TL;DR: This low cost, flexible and environment friendly conducting paper based biosensor utilized for cancer biomarker (carcinoembryonic antigen, CEA) detection reveals high sensitivity of 25.8 µA ng(-1) mL cm(-2) in the physiological range, 1-10 ng mL(-1).
Abstract: We report results of the studies relating to the fabrication of a paper based sensor comprising of poly (3,4-ethylenedioxythiophene):poly(styrenesulfonate) (PEDOT:PSS) and reduced graphene oxide (RGO) composite. The effect of various solvents like methanol, ethylene glycol and H 2 SO 4 on the electrical conductivity of PEDOT:PSS coated Whatman paper has been investigated. The conductivity of this solution processed conducting paper significantly increases from ~1.16×10 −4 S cm −1 up to ~3.57×10 −2 S cm −1 (~300 times) on treatment with ethylene glycol. The observed significant increase in electrical conductivity is due to conformational rearrangement in the polymer and is due to strong non-covalent cooperative interaction between PEDOT and the cellulose molecules. Further, incorporation of RGO into the conducting paper results in improved electrochemical performance and signal stability. This paper electrode is a promising alternative over the expensive conventional electrodes (ITO, gold and glassy carbon), that are known to have limited application in smart point-of-care (POC) devices. This low cost, flexible and environment friendly conducting paper based biosensor utilized for cancer biomarker (carcinoembryonic antigen, CEA) detection reveals high sensitivity of 25.8 µA ng −1 mL cm −2 in the physiological range, 1–10 ng mL −1 .
01 Jan 1994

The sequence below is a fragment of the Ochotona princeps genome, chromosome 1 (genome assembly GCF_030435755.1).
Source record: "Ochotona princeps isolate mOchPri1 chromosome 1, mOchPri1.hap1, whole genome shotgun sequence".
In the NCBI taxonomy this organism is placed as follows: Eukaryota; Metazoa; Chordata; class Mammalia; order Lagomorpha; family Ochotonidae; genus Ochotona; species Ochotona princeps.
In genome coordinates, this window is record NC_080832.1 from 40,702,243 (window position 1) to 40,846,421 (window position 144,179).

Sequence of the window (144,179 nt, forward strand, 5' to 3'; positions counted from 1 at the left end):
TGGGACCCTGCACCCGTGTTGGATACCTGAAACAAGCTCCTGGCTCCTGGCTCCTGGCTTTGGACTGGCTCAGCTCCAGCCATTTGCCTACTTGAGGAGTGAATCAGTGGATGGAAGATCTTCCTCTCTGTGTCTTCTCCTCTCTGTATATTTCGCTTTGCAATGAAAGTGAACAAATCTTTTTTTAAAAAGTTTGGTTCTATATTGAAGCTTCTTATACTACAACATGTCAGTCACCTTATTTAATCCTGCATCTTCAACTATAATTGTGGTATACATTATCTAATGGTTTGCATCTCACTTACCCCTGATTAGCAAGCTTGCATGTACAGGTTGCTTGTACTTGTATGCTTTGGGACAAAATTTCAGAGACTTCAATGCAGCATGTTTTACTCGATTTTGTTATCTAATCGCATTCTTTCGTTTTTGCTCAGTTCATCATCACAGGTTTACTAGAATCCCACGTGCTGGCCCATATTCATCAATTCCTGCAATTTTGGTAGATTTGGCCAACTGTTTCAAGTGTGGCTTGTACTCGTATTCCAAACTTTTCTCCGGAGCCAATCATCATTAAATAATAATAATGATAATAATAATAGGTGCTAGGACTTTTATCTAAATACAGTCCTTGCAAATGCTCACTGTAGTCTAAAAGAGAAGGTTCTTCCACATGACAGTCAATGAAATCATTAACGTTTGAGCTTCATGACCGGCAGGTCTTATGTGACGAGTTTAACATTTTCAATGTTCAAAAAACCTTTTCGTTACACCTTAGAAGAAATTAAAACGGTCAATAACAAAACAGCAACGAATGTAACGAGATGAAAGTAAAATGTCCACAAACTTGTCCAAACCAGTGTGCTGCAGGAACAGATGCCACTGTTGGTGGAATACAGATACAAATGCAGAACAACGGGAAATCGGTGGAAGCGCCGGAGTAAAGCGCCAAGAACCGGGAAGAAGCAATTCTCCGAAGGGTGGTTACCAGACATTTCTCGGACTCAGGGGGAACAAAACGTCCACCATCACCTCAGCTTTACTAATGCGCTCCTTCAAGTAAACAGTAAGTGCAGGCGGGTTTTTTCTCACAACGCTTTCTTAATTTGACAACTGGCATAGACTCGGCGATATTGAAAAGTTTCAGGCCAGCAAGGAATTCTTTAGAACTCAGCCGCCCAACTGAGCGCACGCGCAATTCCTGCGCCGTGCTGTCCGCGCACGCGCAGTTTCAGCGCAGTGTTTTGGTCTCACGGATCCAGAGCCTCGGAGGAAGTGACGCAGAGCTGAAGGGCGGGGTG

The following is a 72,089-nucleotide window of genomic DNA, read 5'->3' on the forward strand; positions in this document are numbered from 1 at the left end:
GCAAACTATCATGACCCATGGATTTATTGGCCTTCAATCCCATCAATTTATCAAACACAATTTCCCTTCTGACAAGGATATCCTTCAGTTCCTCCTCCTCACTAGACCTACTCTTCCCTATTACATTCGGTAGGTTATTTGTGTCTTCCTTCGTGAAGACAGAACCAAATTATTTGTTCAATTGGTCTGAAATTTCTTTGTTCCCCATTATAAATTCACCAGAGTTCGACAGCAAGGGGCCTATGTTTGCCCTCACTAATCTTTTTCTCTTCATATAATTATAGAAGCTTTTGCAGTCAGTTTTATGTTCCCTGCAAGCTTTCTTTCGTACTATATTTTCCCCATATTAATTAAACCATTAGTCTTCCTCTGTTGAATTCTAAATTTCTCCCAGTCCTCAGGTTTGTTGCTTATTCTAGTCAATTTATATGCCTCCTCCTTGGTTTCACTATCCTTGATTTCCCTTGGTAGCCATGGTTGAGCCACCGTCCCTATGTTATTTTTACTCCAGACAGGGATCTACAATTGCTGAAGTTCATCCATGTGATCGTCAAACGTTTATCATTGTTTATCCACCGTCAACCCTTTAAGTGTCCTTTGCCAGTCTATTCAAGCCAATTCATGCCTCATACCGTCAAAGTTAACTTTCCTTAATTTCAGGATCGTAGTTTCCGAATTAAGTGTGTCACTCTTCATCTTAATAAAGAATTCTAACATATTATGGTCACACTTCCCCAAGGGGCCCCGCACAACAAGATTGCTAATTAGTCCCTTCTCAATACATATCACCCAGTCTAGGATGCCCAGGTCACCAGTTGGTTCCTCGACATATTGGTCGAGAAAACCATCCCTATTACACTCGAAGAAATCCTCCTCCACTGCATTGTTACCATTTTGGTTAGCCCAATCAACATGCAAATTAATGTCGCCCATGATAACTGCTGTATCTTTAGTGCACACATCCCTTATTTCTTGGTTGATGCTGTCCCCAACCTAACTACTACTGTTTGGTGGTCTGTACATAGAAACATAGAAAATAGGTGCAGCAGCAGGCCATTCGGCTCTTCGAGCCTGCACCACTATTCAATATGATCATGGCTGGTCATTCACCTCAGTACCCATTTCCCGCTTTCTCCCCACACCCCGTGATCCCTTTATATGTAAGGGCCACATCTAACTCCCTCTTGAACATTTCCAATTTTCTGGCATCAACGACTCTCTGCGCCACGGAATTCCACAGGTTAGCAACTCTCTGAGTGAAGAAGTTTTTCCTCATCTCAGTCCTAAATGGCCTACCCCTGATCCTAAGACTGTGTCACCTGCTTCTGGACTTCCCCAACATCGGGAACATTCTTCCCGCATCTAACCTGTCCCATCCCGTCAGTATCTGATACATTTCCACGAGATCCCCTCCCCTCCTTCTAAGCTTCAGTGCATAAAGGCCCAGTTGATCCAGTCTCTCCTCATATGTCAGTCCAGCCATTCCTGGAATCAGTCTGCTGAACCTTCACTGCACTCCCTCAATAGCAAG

TL;DR: Micromachining technology was used to prepare chemical analysis systems on glass chips that utilize electroosmotic pumping to drive fluid flow and electrophoretic separation to distinguish sample components with no moving parts.
Abstract: Micromachining technology was used to prepare chemical analysis systems on glass chips (1 centimeter by 2 centimeters or larger) that utilize electroosmotic pumping to drive fluid flow and electrophoretic separation to distinguish sample components. Capillaries 1 to 10 centimeters long etched in the glass (cross section, 10 micrometers by 30 micrometers) allow for capillary electrophoresis-based separations of amino acids with up to 75,000 theoretical plates in about 15 seconds, and separations of about 600 plates can be effected within 4 seconds. Sample treatment steps within a manifold of intersecting capillaries were demonstrated for a simple sample dilution process. Manipulation of the applied voltages controlled the directions of fluid flow within the manifold. The principles demonstrated in this study can be used to develop a miniaturized system for sample handling and separation with no moving parts.